In another life, I enlisted in the Air Force. There is nowhere in the world with more rules than the military. It never gets rid of them, but just keeps stacking new ones on top of old ones like a kid with a new kit of Legos. And nowhere are they more harshly enforced than upon the peons at the bottom of the pile.
Nevertheless, I had no trouble completing my four-year enlistment with an honorable discharge and not a lick of official trouble. …
When I was 15 I hoped I would be allowed to live at least to see my 20th birthday. It was the mid-1970s and Jesus was well on his way down from heaven to destroy the world and massacre everyone who had offended god. That included me.
My family was not devout. I doubt any of us were even believers. We attended a liberal main-line church only because church was mandatory in the South. Our church never mentioned “end times,” a “rapture” or Jesus’ imminent return. But still I knew it was true. All of us in my high school…
Why did god create us? With all the billions of galaxies and planets in the universe, what was the need for one more? What was the need for life? And most importantly, what was the reason for human life?
As a new Christian in a distant other life, I remember it being explained that god created Adam and Eve because he was lonely, and wanted someone “in his own image” to commune with. …
Jesus says that where two or three are gathered in my name, there am I with them. (Matthew 18:20) If you are a believer, you have to believe that promise. As an agnostic, I can’t deny it. It’s a claim that can neither be proven nor disproven.
So let’s assume that Jesus is present in the church — in the building on Sunday and at every prayer group, Bible study, and church picnic. That’s pretty awesome. To be in the presence of Jesus Christ, and the god who created the entire universe — who could stay away from that? That…
Ever will we remember
The blue breeze of November
When our voices soared up high
Like prayers on the breath of heaven
Rising through a deep blue sky.
The Fall fell heavy in the hinter
For white sheets are not warm in winter
And whispers of a January snow
Chilled the spine of God’s country
Like a reckoning for Jim’s old crow.
The echoes in the hills and valleys
From ghoulish chants in fiery rallies
Froze in the vision of an icy blizzard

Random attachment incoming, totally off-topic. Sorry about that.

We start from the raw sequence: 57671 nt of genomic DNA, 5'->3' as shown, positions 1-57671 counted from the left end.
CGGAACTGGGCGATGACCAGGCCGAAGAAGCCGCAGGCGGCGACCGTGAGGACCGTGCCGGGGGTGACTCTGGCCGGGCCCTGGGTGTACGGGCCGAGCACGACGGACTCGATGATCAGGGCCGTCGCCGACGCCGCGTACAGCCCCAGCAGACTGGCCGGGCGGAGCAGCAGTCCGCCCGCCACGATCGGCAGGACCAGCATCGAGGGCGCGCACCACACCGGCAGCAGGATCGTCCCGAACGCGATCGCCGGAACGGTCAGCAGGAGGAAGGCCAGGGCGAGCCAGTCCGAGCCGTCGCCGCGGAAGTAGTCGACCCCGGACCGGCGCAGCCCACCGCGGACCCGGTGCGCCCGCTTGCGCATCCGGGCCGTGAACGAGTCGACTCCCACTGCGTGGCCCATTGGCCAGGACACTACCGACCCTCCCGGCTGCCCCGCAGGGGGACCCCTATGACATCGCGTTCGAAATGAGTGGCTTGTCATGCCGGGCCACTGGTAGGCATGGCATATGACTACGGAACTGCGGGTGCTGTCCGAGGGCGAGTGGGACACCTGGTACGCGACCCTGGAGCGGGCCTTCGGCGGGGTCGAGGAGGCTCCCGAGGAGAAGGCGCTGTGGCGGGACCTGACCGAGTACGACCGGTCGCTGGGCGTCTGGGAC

Howling down from the north
Like the whistle of an angry wizard.
History will mark the day
Snowflakes knocked the devil away
Our hands an icy fist
Down city streets like human rivers
Where we gathered to resist.
If you listen to enough evangelical sermons you can start to see some patterns emerging. One is the perennial you’re not doing enough message. This one can range from a confessional about how we aren’t doing enough, to a scathing rebuke about whether you really love god because you aren’t doing enough.
Depending on the characterization of what is not enough in the sermon, you may leave church that Sunday with a firm resolve to stop skipping your personal Bible reading and prayer time. You may decide to volunteer for the church programs and missions that “nobody can be bothered…
There are a million ways to be rude. Most are acknowledged, if not always avoided. We all know someone who rambles on and on, never letting anyone else get a word in edgewise. Many families include that rude aunt who is notorious for her backhanded compliments, or that uncle who accosts everyone’s guests with a pitch for his latest get-rich-quick scheme.
But other sins of etiquette are much less acknowledged, if at all. In fact, most of us never even realize we have committed them. Nevertheless, we do commit them and end up leaving a whole string of people hurt…
I was not raised in the church. As a teenager I was dragged to a church, but it wasn’t evangelical, and we never brought it home. I later became a convert — one of those people evangelicals evangelize to. Though to be honest, no one had actually done that to me. I had just attended a meeting of the campus Baptist Student Union (BSU) out of curiosity, kept coming back, and quickly absorbed the message taught there.
All I had to do was confess that I was a sinner, repent, and accept Jesus as my savior. …
In the summer of 1982 I was an airman in technical training at Lackland Air Force Base in San Antonio, Texas. One morning I woke up sick. Class just wasn’t going to happen for me that day so I went to sick call.
The sick-call doctor at Lackland’s Wilford Hall Medical Center took one look at me and his face registered concern. I figured I must look as bad as I felt.
“Are you always this quiet?”
What? Quiet? I had come to get excused from duty, not to discuss my personality. Actually, I was always that quiet. I would…
My family moved to rural Southern Virginia when I was 12. Coming off a military circuit — the Midwest, the West Coast, the Southwest, and Southeast Asia — it was my first time in a rural area. Now that my father was retired, it was supposed to be something I had never had before — a permanent home community.
But it wasn’t to be. For while my parents had roots in the South, I did not. I didn’t fit in. I had no close friends. At 17 I made my first step out, to college in Virginia’s Shenandoah Valley. …
Beverly is an author, artist, and a practicing agnostic.